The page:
More Tariq Ramadan. Maybe a little more Buruma, too, although I made at least one reader very cross the last time I disagreed (somewhat) with Buruma. Anyway, mostly Ramadan.
Buruma notes that he says different things in different contexts, then talks to Scott Appleby, who tried to get Ramadan to Notre Dame.
He is accused of being Janus-faced. Well, of course he presents different faces to different audiences. He is trying to bridge a divide and bring together people of diverse backgrounds and worldviews. He considers the opening he finds in his audience. Ramadan is in that sense a politician.
Okay. Fair point. He is trying to bridge a divide; he is a politician. Okay; but then that does tell us that what he says and writes is not necessarily entirely reliable. It’s as well to be aware of that.
Just as Marxists claim a universal validity for their political ideology, Ramadan says he believes that religious principles, as revealed in the Koran, are universal. It was as a universalist that Ramadan promoted the right of Muslim women to wear the veil at French schools. “Rights are rights,” he said, “and to demand them is a right.”
How about the right of Muslim women to be confined to the house, forbidden to drive, forbidden to travel without the permission of a male relative? Is it as a universalist that Ramadan promotes those rights? How about the right to be stoned to death for adultery? Or, to put it another way, how about the right of people to reject the ‘universal’ religious principles ‘as revealed in the Koran’? Does he take that to be a right?
“Whatever your faith,” he explained to me, “you are dealing with your fundamental principles. The message of Islam is justice. The neoliberal order leads to injustice.”
‘The message of Islam is justice.’ Is it? Justice for whom? ‘Ramadan’s defense of certain practices rooted in Islamic tradition creates much suspicion among those who might otherwise agree with his politics.’ Well, good; I’m very glad to hear it. Hold that thought.
Two media-driven controversies helped to make Ramadan both famous and notorious. The first was an exchange on French television in 2003 with Nicolas Sarkozy…Sarkozy accused Ramadan of defending the stoning of adulterers, a punishment stipulated in the section of the Islamic penal code known as huddud. Ramadan replied that he favored “a moratorium” on such practices but refused to condemn the law outright…“Personally,” he said, “I’m against capital punishment, not only in Muslim countries, but also in the U.S. But when you want to be heard in Muslim countries, when you are addressing religious issues, you can’t just say it has to stop. I think it has to stop. But you have to discuss it within the religious context. There are texts involved.”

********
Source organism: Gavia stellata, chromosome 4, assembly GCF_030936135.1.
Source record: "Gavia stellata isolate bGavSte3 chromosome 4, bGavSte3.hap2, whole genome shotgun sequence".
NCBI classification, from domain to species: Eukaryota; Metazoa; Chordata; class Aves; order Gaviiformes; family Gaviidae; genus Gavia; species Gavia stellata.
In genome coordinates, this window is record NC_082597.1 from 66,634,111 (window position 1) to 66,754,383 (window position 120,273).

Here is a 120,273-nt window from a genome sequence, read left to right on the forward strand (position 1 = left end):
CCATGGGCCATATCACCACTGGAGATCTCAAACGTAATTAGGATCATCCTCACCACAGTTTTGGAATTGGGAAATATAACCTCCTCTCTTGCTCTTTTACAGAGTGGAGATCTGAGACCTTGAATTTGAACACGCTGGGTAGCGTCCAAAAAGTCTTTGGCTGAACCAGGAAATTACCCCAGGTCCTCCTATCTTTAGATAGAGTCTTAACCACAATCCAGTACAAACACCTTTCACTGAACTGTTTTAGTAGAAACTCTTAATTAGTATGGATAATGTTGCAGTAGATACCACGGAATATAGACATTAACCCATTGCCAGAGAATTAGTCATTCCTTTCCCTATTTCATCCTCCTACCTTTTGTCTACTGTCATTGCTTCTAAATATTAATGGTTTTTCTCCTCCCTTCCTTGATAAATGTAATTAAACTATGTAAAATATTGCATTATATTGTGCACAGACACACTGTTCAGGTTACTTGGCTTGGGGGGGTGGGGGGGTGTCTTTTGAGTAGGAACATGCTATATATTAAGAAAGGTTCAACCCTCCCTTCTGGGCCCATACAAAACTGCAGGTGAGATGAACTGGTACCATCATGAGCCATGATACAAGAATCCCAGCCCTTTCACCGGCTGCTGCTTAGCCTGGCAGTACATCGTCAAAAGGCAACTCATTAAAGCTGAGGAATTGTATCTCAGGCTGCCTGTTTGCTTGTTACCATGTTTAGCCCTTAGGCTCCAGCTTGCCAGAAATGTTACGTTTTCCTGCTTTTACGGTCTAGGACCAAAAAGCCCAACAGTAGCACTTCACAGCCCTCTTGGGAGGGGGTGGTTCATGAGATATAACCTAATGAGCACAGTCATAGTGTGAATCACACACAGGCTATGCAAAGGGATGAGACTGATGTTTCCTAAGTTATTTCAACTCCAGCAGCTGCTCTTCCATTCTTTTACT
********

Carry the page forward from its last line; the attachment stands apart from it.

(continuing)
Well that’s exactly where we differ, and why I want no truck with his universal religious principles as revealed in the Koran. No truck at all. I know there are texts involved, and I don’t want to negotiate or bargain or compromise with them, I want to ignore them and do better. I think you can, precisely, say it has to stop. Period. Not temporize or shuffle or suggest a moratorium, but say No. Forget bridging divides if it means shuffling on questions like this. Just say it has to stop.
The main reason his European critics, Jews or non-Jews, have turned against Islam, and political Islam in particular, is not Israel so much as a common fear that secularism is under threat. That fear is coupled with a deep disillusion, in the wake of failed Marxist dictatorships, with the kind of anticolonial leftism that Ramadan now promotes in the name of universal principles rooted in the heart of Islam…On global capitalism he speaks like a 1968 left-wing student revolutionary, but on social affairs he can sound like the illiberal conservatives whom those students opposed…The question of women is key to this.
It is. The question of, you know, more than half of the population. Hardly a minor issue.
I wanted to know what exactly Ramadan meant by “Islamic femininity”…He replied…”We must have the struggle for equal rights of women. But the body must not be forgotten. Men and women are not the same. In Islamic tradition, women are seen in terms of being mothers, wives or daughters.”
Right. And that again is (it should be needless to say) why I want nothing to do with it and why I find all this shuffling so frightening. It’s because I’m a woman. Let me explain: I don’t want to be seen in terms of being mother or wife or daughter. It’s very simple. Does he? Would he like to be seen in terms of being father, husband, son, full stop? It doesn’t look as if he would, does it. So I don’t want his ‘justice’ or his universalism.
Which is why I disagree with Buruma’s emollient concluding sentence: ‘His politics offer an alternative to violence, which, in the end, is reason enough to engage with him, critically, but without fear.’ No it isn’t. This is one of the things I disagreed with in his reply to Bruckner. Violence isn’t the only problem. I’m sorry, but I do fear people who say we must not forget the body, men and women are not the same, women are mothers or wives. I may be forced to engage with them, but I’m not going to pretty that up as a good thing, because I don’t think it is.